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Integrity In Sport Update: New South Wales police investigate allegations of match-fixing

Football Passed

This week, Qatar Stars League Management convened a session for Qatar National Team players, technical staff and officials about integrity in football and the risks of match-fixing before the inauguration of the AFC Asian Cup Australia 2015.

The Vietnam Football Federation has banned nine players for life for fixing an Asian club match. The former Vissai Ninh Binh players received jail terms of up to 30 months in August 2014 for rigging an away match against Malaysia's Kelantan in the Asian Football Confederation (AFC) Cup.




New South Wales police say they are investigating allegations of sports match-fixing, according to media reports. The investigations by the organised crime squad follow intelligence suggesting players have sabotaged matches to benefit crime figures. Detective Superintendent Scott Cook told News Corp the squad's investigations were just beginning but information suggested there was corruption in a number of sports and at different levels "including professional and second, third and fourth divisions, not just the elite sports". Police believed much of the alleged match-fixing was arranged overseas. "A lot of the information we’re getting is that players and sports people are being influenced or approached in social settings in order to manipulate them ... that is one example," he said. "Other examples are when some players who have gambling problems themselves and in some circumstances we have information about players themselves organising a corrupt outcome in order for them to make money."

Source: "NSW police say they are investigating sports match-fixing allegations in a number of sports, according to media reports", 28 December 2014, AAP/ ABC,


Panayiotis Panayiotou turned himself in at a Limassol police station. He was wanted for questioning in connection with threats made against ARIS Limassol football club former boss Kyriakos Hadjikyriakou in the case of extensive match-fixing in the island’s top league, exposed last week by referee Marios Panayi. Panayiotou is currently an official with the Limassol-based club. The club issued a statement rejecting the allegations against Panayiotou. Hadjijyriakou appears to have given a statement corroborating Panayi’s claims. According to police spokesman Andreas Angelides, Panayiotou called Hadjikyriakou on his mobile after he left police headquarters and threatened him. Panayi gave lengthy statements to the police last week. A large portion of what Panayi gave to the authorities appear to be recordings of conversations obtained illegally, thus inadmissible to court. Panayi assured the public that he had a “Plan B” if the office of the attorney-general didn’t take his case to court, hinting that he would leak the recordings. Meanwhile, Angelides told the press that investigators were looking into the evidence obtained from the headquarters of the football association (CFA). Police, executing a court warrant, searched the CFA offices in Nicosia, seizing 20 desktop computers, six laptops and a large number of documents. In an interview last week CFA chairman Kostakis Koutsokoumnis admitted that match-fixing did exist in Cyprus. However, Koutsokoumnis dismissed the notion that he should quit, denying any wrongdoing.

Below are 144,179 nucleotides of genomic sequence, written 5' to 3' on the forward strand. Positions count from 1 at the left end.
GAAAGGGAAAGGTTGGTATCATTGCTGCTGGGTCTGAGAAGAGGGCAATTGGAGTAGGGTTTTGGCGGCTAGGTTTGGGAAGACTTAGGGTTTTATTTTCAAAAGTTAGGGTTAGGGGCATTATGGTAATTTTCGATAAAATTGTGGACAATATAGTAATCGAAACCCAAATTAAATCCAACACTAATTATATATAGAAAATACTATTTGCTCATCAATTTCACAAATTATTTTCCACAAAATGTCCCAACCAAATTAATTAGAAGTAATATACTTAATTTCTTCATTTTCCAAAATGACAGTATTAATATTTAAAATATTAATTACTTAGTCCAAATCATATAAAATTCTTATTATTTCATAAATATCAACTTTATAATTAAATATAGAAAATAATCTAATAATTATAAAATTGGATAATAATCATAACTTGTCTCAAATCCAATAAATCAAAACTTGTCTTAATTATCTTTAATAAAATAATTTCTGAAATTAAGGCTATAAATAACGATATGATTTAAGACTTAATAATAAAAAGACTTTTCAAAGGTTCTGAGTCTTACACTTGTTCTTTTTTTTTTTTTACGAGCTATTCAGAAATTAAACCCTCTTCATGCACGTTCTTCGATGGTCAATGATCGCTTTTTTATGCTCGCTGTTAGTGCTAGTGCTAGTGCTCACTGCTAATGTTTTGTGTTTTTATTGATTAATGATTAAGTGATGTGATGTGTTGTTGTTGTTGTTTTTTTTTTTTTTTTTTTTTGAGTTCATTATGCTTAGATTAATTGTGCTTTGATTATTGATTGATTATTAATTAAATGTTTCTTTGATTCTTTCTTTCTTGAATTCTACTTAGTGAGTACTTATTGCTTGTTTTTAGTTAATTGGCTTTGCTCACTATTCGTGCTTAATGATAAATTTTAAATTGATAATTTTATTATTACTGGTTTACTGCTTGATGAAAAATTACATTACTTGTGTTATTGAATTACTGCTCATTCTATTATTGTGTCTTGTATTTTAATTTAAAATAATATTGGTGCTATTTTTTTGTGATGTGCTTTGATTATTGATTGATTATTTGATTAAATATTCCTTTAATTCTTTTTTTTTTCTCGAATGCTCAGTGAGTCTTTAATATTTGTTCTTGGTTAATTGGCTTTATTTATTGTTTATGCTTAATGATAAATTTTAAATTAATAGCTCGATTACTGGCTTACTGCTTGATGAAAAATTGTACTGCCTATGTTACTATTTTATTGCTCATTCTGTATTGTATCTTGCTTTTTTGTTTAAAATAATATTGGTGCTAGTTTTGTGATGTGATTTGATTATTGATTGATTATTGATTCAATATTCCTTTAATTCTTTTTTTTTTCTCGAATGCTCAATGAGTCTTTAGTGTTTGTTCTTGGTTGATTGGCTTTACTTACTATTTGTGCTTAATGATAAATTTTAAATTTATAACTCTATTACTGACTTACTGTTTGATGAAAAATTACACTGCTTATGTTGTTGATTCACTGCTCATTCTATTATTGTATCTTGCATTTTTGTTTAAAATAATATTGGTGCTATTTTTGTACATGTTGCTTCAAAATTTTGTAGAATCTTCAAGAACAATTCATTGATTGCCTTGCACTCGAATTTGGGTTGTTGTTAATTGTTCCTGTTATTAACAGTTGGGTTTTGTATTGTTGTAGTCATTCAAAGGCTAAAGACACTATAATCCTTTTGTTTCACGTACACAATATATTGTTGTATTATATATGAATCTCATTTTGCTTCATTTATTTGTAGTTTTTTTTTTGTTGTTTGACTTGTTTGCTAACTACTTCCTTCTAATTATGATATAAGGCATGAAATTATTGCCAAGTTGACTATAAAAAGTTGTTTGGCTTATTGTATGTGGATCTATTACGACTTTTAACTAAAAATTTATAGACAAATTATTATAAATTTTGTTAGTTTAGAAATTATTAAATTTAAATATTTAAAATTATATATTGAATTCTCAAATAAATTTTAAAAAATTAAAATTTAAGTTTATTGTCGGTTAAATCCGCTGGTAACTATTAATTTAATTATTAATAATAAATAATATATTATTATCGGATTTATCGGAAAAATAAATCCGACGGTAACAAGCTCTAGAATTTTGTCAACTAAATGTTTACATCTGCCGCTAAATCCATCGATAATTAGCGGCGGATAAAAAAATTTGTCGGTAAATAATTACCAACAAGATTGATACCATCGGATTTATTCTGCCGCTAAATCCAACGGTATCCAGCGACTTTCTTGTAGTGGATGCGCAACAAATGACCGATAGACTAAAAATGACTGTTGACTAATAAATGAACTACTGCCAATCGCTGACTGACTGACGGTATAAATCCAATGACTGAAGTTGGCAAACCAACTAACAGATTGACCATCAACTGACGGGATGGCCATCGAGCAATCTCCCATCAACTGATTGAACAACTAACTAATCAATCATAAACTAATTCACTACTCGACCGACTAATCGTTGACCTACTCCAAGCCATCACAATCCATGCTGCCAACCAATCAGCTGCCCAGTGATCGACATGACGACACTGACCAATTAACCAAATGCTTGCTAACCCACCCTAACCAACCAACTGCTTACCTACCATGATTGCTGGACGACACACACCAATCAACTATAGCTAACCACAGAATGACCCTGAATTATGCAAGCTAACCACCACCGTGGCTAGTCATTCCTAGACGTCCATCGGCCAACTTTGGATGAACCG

Source: Constantinos Psillides, "Panayiotou turns himself in (updated)", 24 December 2014, Cyprus Mail,


According to a report by L’Equipe TV, Serge Kasparian, who is suspected of taking part in the manipulation of last season’s match between Nimes and Caen, encouraged others to place bets on the match. Kasparian reportedly advised people in his entourage to bet on a draw and asked them not to bet large amounts to avoid alerting the regulatory authorities.

Source: "Affaire Nîmes Olympique : des paris illicites sur le match contre Caen ?", 26 December 2014, Midi Libre,,1103486.php


Francois Jaspart, honorary general inspector of the French national police and former director of the Parisian judiciary police, was designated by the Professional Football League (LFP) to head the investigation into the alleged match-fixing in the French Ligue 2. The disciplinary commission of the LFP opened an investigation at the end of November 2014, after 6 people including the presidents of Nimes and Caen football clubs were indicted for active or passive corruption. Jaspart, who is a member of the commission since 2009, has 3 months to conduct the investigation which could lead to possible sanctions, including the relegation of Nimes Olympique.

Source: "Matches truqués La LFP désigne un ex-super flic ", 24 December 2014, L'Equipe,